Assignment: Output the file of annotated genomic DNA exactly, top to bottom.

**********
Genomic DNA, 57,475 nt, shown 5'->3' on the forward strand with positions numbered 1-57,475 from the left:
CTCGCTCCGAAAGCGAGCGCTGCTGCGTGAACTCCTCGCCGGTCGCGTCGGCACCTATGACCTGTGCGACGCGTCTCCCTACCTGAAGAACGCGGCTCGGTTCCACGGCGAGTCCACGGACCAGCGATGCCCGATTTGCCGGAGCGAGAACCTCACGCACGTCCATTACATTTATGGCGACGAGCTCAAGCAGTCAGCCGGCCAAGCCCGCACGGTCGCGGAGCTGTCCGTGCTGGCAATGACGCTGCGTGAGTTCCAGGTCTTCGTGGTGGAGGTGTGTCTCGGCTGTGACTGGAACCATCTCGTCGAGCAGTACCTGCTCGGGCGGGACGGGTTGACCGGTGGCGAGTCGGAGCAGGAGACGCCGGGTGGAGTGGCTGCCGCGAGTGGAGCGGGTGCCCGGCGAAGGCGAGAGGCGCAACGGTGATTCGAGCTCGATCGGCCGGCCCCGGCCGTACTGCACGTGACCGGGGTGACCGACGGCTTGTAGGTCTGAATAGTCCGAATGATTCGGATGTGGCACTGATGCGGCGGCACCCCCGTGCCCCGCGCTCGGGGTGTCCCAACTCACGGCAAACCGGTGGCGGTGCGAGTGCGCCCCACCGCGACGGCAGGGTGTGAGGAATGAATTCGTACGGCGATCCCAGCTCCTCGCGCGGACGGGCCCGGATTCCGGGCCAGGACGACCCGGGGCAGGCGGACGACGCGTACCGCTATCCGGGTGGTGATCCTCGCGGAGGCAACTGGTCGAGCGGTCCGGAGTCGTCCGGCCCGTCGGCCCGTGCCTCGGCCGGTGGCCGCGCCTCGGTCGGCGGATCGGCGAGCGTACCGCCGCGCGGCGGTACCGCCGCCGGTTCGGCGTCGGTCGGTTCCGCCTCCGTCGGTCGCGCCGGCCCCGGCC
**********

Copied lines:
Genomic DNA, 57,475 nt, shown 5'->3' on the forward strand with positions numbered 1-57,475 from the left:
CTCGCTCCGAAAGCGAGCGCTGCTGCGTGAACTCCTCGCCGGTCGCGTCGGCACCTATGACCTGTGCGACGCGTCTCCCTACCTGAAGAACGCGGCTCGGTTCCACGGCGAGTCCACGGACCAGCGATGCCCGATTTGCCGGAGCGAGAACCTCACGCACGTCCATTACATTTATGGCGACGAGCTCAAGCAGTCAGCCGGCCAAGCCCGCACGGTCGCGGAGCTGTCCGTGCTGGCAATGACGCTGCGTGAGTTCCAGGTCTTCGTGGTGGAGGTGTGTCTCGGCTGTGACTGGAACCATCTCGTCGAGCAGTACCTGCTCGGGCGGGACGGGTTGACCGGTGGCGAGTCGGAGCAGGAGACGCCGGGTGGAGTGGCTGCCGCGAGTGGAGCGGGTGCCCGGCGAAGGCGAGAGGCGCAACGGTGATTCGAGCTCGATCGGCCGGCCCCGGCCGTACTGCACGTGACCGGGGTGACCGACGGCTTGTAGGTCTGAATAGTCCGAATGATTCGGATGTGGCACTGATGCGGCGGCACCCCCGTGCCCCGCGCTCGGGGTGTCCCAACTCACGGCAAACCGGTGGCGGTGCGAGTGCGCCCCACCGCGACGGCAGGGTGTGAGGAATGAATTCGTACGGCGATCCCAGCTCCTCGCGCGGACGGGCCCGGATTCCGGGCCAGGACGACCCGGGGCAGGCGGACGACGCGTACCGCTATCCGGGTGGTGATCCTCGCGGAGGCAACTGGTCGAGCGGTCCGGAGTCGTCCGGCCCGTCGGCCCGTGCCTCGGCCGGTGGCCGCGCCTCGGTCGGCGGATCGGCGAGCGTACCGCCGCGCGGCGGTACCGCCGCCGGTTCGGCGTCGGTCGGTTCCGCCTCCGTCGGTCGCGCCGGCCCCGGCC